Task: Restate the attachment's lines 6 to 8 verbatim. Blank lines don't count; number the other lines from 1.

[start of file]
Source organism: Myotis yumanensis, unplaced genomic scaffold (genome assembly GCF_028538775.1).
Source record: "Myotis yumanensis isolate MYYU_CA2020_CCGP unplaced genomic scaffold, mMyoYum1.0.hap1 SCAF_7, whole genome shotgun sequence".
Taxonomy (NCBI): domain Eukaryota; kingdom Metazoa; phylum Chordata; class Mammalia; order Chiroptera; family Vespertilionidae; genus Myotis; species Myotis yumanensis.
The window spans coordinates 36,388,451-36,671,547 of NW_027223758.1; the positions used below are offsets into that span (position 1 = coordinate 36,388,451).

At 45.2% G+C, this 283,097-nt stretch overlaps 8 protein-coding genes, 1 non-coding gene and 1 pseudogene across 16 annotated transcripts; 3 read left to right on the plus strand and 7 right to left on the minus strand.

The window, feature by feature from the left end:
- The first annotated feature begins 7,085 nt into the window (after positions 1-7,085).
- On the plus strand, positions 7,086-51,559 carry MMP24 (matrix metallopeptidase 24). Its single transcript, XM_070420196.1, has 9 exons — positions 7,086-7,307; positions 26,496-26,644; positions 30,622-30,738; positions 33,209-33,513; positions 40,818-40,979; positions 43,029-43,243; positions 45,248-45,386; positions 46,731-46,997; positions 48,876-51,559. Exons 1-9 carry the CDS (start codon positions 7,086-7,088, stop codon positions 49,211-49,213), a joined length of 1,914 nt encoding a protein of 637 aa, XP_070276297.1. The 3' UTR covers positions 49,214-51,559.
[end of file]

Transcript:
The window, feature by feature from the left end:
- The first annotated feature begins 7,085 nt into the window (after positions 1-7,085).
- On the plus strand, positions 7,086-51,559 carry MMP24 (matrix metallopeptidase 24). Its single transcript, XM_070420196.1, has 9 exons — positions 7,086-7,307; positions 26,496-26,644; positions 30,622-30,738; positions 33,209-33,513; positions 40,818-40,979; positions 43,029-43,243; positions 45,248-45,386; positions 46,731-46,997; positions 48,876-51,559. Exons 1-9 carry the CDS (start codon positions 7,086-7,088, stop codon positions 49,211-49,213), a joined length of 1,914 nt encoding a protein of 637 aa, XP_070276297.1. The 3' UTR covers positions 49,214-51,559.